WEST POINT, N.Y. - These are somber times at the U.S. Military Academy, and even the school's bucolic Hudson Valley setting can't mask the stark reality of war. There was a funeral here last month for a former swimmer turned soldier who was among the American casualties in Iraq.
What the war that is being fought thousands of miles away has also done is give the biggest game of every Army season - against Navy - a different place in the minds of the players. It has even changed the way they view a game they have played since they were kids.
"To me, football before college was everything. It was like a big thing in my life," said Ricardo Evans, a sophomore tailback from Waldorf, Md. "It becomes more of just a game, a leadership learning experience. It's preparing me for life's trials and tribulations."
Said Ryan Kent, a senior linebacker and team captain from Woodbury, N.J.: "It put things in a different perspective. It doesn't make it any less important, but there are going to be lessons that you learn on the football field that can be transitioned over to the military side."
This year's game against Navy on Saturday in Philadelphia is significant for other reasons: Unless the Black Knights beat the Midshipmen at Lincoln Financial Field, Army (0-12) will suffer its first winless season in 30 years and the worst since the program started in 1890.
"It's definitely been a long year, a very frustrating football season," Curt Daniels, a junior linebacker from Leawood, Kan., said earlier this week. "It's one of those where you've just got to persevere. One thing that Army football has taught me is perseverance."
How to handle an unexpected change in leadership, perhaps. Six games into this season, fourth-year coach Todd Berry was fired after his teams had won only five of 40 games. The 1996 season that ended with a 10-2 record and a three-point defeat to Auburn in the Independence Bowl was a distant memory.
"I think my concern was the lack of progress we had made going into this season [1-11 last year]," said athletic director Rick Greenspan, who had hired Berry after they had worked together at Illinois State. "Then we got to the halfway point and the concern was, would we, could we, become as good as we hoped we could without the change? That's what fostered the decision."
Greenspan, a 1975 Maryland graduate who played baseball in College Park, said he understands the added hardship the Black Knights and the coaching staff have endured with the move.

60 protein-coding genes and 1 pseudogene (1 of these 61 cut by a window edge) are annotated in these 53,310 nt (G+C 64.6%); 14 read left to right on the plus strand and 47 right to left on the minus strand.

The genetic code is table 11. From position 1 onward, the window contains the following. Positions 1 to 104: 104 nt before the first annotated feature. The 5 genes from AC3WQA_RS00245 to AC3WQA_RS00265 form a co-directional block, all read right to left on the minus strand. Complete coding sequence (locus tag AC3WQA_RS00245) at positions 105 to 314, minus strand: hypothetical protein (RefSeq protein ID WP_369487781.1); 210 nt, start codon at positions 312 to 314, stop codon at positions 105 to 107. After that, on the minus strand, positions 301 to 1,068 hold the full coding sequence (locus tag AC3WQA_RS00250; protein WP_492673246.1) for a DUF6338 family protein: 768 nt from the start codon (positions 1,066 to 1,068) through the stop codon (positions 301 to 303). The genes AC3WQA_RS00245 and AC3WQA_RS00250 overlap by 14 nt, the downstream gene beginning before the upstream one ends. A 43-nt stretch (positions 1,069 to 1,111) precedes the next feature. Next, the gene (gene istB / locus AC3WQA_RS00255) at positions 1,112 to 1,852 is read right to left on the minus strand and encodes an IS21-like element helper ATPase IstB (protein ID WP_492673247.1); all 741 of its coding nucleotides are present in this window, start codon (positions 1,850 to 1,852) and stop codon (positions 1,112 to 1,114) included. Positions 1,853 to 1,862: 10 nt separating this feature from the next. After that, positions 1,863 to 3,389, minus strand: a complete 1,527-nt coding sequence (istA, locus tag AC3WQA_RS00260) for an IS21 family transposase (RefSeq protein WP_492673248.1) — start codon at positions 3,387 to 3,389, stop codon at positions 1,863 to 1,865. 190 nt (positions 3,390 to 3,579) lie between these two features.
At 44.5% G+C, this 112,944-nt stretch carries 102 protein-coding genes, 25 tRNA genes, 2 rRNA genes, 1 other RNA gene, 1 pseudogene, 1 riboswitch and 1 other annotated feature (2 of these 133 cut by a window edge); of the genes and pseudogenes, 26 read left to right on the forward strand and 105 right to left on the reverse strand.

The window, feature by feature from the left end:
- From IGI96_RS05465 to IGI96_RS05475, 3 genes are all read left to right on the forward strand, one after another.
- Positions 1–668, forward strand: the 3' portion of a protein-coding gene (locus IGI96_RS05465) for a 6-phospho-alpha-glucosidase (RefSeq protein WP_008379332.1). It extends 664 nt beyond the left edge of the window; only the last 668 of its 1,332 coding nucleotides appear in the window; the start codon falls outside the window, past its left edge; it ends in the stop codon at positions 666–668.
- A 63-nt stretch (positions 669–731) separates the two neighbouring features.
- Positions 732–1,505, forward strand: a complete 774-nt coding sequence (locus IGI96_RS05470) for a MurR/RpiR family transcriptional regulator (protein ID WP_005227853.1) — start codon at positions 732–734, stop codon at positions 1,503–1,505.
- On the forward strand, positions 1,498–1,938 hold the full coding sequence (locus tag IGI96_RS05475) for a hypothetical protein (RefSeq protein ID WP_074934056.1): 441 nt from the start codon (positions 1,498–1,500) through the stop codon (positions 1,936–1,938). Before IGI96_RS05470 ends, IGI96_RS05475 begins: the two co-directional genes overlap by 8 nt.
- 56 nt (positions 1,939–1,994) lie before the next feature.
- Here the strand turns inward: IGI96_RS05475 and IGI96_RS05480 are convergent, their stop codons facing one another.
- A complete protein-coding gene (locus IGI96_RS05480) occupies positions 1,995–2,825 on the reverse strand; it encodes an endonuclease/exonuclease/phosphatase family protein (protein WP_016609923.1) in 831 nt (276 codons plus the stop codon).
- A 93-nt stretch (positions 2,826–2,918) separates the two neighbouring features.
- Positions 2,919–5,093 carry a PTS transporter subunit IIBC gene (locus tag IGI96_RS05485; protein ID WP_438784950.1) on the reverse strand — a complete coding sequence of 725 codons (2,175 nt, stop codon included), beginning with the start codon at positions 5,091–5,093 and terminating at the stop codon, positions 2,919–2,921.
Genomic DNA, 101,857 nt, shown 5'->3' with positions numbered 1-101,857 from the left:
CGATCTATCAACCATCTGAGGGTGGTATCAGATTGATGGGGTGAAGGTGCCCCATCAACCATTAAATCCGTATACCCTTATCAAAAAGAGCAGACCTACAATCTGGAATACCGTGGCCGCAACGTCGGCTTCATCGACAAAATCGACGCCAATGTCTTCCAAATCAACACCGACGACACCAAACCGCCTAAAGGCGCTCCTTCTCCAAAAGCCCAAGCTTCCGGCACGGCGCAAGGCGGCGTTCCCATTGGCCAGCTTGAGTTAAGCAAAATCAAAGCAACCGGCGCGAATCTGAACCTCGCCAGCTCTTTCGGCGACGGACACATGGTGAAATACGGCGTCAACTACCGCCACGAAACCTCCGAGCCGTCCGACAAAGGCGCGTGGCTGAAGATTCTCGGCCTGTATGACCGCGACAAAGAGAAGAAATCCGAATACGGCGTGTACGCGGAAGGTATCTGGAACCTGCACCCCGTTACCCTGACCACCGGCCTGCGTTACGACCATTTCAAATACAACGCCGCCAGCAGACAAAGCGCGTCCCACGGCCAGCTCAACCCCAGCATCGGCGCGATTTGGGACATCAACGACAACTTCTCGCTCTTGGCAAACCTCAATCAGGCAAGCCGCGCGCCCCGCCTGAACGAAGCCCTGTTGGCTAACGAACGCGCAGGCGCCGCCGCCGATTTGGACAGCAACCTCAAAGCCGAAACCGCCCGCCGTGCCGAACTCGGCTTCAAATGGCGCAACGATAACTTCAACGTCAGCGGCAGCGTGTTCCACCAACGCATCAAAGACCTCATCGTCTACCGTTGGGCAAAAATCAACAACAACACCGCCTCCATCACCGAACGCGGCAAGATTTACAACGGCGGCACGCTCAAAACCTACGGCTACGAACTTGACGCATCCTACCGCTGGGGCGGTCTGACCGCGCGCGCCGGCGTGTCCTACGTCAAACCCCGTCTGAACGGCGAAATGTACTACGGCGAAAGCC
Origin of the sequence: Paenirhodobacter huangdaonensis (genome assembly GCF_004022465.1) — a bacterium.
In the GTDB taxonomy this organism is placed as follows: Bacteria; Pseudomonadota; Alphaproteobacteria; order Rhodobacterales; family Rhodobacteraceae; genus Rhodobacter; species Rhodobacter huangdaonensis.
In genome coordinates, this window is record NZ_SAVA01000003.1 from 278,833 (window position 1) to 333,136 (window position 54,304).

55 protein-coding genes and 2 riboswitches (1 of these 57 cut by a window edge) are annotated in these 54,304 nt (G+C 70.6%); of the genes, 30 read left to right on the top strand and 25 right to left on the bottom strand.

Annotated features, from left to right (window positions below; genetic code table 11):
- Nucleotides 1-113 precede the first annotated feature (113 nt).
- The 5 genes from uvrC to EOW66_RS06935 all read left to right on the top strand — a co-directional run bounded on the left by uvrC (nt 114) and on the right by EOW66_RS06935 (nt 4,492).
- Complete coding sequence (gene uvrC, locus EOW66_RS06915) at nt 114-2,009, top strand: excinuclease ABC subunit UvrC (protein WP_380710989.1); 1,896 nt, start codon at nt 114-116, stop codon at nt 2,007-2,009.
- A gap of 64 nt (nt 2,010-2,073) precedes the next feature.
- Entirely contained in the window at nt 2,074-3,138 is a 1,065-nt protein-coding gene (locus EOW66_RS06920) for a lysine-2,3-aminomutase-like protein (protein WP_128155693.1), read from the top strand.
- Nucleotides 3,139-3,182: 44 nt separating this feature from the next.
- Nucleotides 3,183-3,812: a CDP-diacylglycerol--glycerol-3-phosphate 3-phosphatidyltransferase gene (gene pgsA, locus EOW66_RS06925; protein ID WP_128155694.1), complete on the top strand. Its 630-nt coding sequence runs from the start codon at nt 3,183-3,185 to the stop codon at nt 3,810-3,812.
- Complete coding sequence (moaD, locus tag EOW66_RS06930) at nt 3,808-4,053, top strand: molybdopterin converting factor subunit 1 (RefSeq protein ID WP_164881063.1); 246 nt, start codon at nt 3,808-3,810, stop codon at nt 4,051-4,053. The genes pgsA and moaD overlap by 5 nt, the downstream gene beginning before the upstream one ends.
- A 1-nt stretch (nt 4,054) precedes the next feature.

"It's very difficult, first and foremost, for the players," Greenspan said. "Secondly, it was very difficult for the assistant coaches who personally I feel have done an admirable job in a very trying time by continuing to work hard, not being negative despite the perilous future they might face."
John Mumford, who was promoted from defensive line coach to interim head coach, has come to appreciate the work ethic of players who have been badly overmatched in athletic ability playing in a much-improved Conference USA.
"As you would expect cadets to do, they pulled up their bootstraps and have continued to work hard," Mumford said recently. "You've got to fight human nature sometime of taking the low road and being indifferent. They care. Their hearts are right."
`They're the glue'
Mumford said the military training his players receive, especially in terms of leadership, "kind of kicked in during this time. I think they're more the glue than I am in holding this together."
Said Kent: "Maybe we can handle a little more adversity. During the summertime when we train, we are purposely placed in adverse situations. When we're in the Army, we're going to need to react positively, because we're going to have soldiers that need that positive reinforcement to deal with the mission."
The mission this week is clear: Beat a 7-4 Navy team that is, at least when it comes to the program's progress, light-years ahead of Army. Last year's 58-12 loss at Giants Stadium - the largest margin of defeat for Army in this historic series - will be motivation enough for the Black Knights.
"Every year, there's always something going into the Navy game," Kent said. "Maybe it's a winning streak, maybe it's a losing streak, maybe it's getting to a bowl game. Every year, it's just a big game for both programs because of the tradition."
The Army coaches and players say what has transpired in the months since the United States began deploying troops to Iraq has not been a distraction on the field. Daniels, whose brother, Chad, played here and is now stationed in Iraq as a member of the 101st Airborne, said it is merely part of the culture.
"It's really kind of a way of life," Daniels said. "I think about my brother all the time, but you can't let that just own you. Since we are at West Point, we've pretty much accepted the fact that when we graduate, we're going to be out there with them, whether it's Iraq or Afghanistan or maybe someplace new."
But Daniels can't get away from it completely.